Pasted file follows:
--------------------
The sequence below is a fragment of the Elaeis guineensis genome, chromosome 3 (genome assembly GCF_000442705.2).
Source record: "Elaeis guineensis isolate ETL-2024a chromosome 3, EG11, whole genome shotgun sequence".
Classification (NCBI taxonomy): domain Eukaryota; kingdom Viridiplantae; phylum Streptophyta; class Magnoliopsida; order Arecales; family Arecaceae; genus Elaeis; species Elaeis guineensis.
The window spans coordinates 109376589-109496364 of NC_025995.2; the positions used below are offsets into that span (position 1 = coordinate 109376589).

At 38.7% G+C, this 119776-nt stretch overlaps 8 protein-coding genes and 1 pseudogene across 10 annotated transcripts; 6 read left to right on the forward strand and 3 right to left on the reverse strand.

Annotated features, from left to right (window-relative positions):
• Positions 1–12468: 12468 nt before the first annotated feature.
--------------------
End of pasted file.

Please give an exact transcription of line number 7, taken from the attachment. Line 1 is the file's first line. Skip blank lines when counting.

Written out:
• Positions 1–12468: 12468 nt before the first annotated feature.